aging, etc manifests itself so differently, that I can't just put a line in the sand - I need to observe the individual...period

...
Driving is a one dimensional activity - a monkey can do it - being proud of your driving abilities is like being proud of being able to put on pants

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skyjumpenfool

***Consider yourself too old the day after the flowers begin to arrive at the funeral home.


Bill Cole



Wait Bill.... what about the ash dive? As I see it, a skydive is a skydive. B|

This is a valid point.
You are not the contents of your wallet.

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Update of my previous post and apology to Jumptown Orange MA.
Went to Skydive University Deland Florida in June. Had great learning time there. After tunnel time and two AFF jumps both filmed. We saw a mental lapse of 1 second when it came time for me to pull at 5500 feet. i could clearly see it. After discussing this with SDU it was decided this lapse could be caused by medication prescribed for me by the department of Veteran Affairs for the last 20 years. I am now well into weaning off these meds. Possible and hopefully I'll try again next year when these meds are long out of my system. Been on them so long but had some concern but not as much as I did watching videos of my jumps. Hoping to do more tunnel time this winter but not 100% sure yet. Time off these meds will give me a better idea of any deficits I have. Possibly too late in life for this dream. Do not want to be a danger to anyone else, others safety my main concern and listening to others advice as I continue or not..

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OrangeSlice

Update of my previous post and apology to Jumptown Orange MA.
Went to Skydive University Deland Florida in June. Had great learning time there. After tunnel time and two AFF jumps both filmed. We saw a mental lapse of 1 second when it came time for me to pull at 5500 feet. i could clearly see it. After discussing this with SDU it was decided this lapse could be caused by medication prescribed for me by the department of Veteran Affairs for the last 20 years. I am now well into weaning off these meds. Possible and hopefully I'll try again next year when these meds are long out of my system. Been on them so long but had some concern but not as much as I did watching videos of my jumps. Hoping to do more tunnel time this winter but not 100% sure yet. Time off these meds will give me a better idea of any deficits I have. Possibly too late in life for this dream. Do not want to be a danger to anyone else, others safety my main concern and listening to others advice as I continue or not..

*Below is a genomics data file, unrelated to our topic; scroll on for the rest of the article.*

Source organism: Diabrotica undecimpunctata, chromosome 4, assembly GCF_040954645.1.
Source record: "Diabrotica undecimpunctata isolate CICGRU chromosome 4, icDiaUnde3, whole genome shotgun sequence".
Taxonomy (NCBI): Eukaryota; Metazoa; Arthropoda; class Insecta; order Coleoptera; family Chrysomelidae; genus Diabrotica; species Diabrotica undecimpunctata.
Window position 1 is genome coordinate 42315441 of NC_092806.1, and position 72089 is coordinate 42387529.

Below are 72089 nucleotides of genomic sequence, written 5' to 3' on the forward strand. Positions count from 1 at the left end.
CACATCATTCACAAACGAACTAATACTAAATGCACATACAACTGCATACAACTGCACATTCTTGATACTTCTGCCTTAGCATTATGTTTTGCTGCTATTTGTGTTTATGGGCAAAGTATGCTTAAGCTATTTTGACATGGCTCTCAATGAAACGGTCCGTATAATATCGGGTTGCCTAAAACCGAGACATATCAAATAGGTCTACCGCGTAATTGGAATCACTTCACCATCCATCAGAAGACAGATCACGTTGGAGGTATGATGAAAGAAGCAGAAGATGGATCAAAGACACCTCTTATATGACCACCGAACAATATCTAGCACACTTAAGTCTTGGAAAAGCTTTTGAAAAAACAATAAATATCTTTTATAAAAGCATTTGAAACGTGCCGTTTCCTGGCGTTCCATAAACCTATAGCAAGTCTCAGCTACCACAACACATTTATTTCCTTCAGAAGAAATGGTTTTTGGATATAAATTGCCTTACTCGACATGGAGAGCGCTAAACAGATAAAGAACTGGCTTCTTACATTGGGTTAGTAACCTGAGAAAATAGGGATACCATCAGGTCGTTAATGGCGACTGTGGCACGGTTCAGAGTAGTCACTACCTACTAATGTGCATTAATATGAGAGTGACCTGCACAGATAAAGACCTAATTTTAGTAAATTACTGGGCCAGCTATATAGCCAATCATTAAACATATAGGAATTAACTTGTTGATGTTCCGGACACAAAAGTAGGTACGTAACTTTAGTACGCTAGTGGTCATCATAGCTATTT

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BillyVance

Thanks for your honesty. Never too old to start, as long as you are physically AND mentally able to handle it.

Friend of mine was jump-mastering static-line students and he came across an older man who had been widowed and didn't really seem to be functioning on all cylinders mentally. My friend flat out told the DZO that he didn't think the guy needed to be jumping, but the DZO over-ruled him, so he took the guy up.

I don't exactly remember what happened, but the old man went in on his first real freefall jump. [:/] Afterwards my friend just kind of said fuck it, I'm not doing any more jump-mastering.



Something similiar happened to me. I had a sixty year old SL student who would not do a practice PLF during the FJC. I told the DZO that I didn't think he should jump, but he let him jump anyway. He got out on the strut, wouldn't let go, so the pilot shook him off. I short lined him after he hit the step with his head. He got one leg struck in his slider. He didn't get it out until he was on final. Afterwards I asked him how he felt the jump went. He said, "Just fine."

To the OP, your success will depend much more on your attitude than your level of fitness. Older people (I am 64) often don't have realistic expectations because they have a history of success and make poor students. Remember that you KNOW NOTHING about skydiving. If you can approach the subject with true humility, I say go for it.
"Here's a good specimen of my own wisdom. Something is so, except when it isn't so."

Charles Fort, commenting on the many contradictions of astronomy

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(edited)

I am 75 and in excellent shape.  I workout regularly, quite competent gamer, Advanced and Rescue Scuba diver, rode motorcycles from 1965 until 2012.  I don't drink, never smoked or did "drugs" - in other words totally boring! I could go on but you get the picture.  The point is my career meant that I didn't get a chance to do some of these things until I was in my 50's and 60's.
I have on my "bucket list" Skydiving.  I have been turned down by the two closest DZ's in my area (Southern Ontario) without ever meeting me or talking to me; the just refuse to take any one over 60 as a beginner.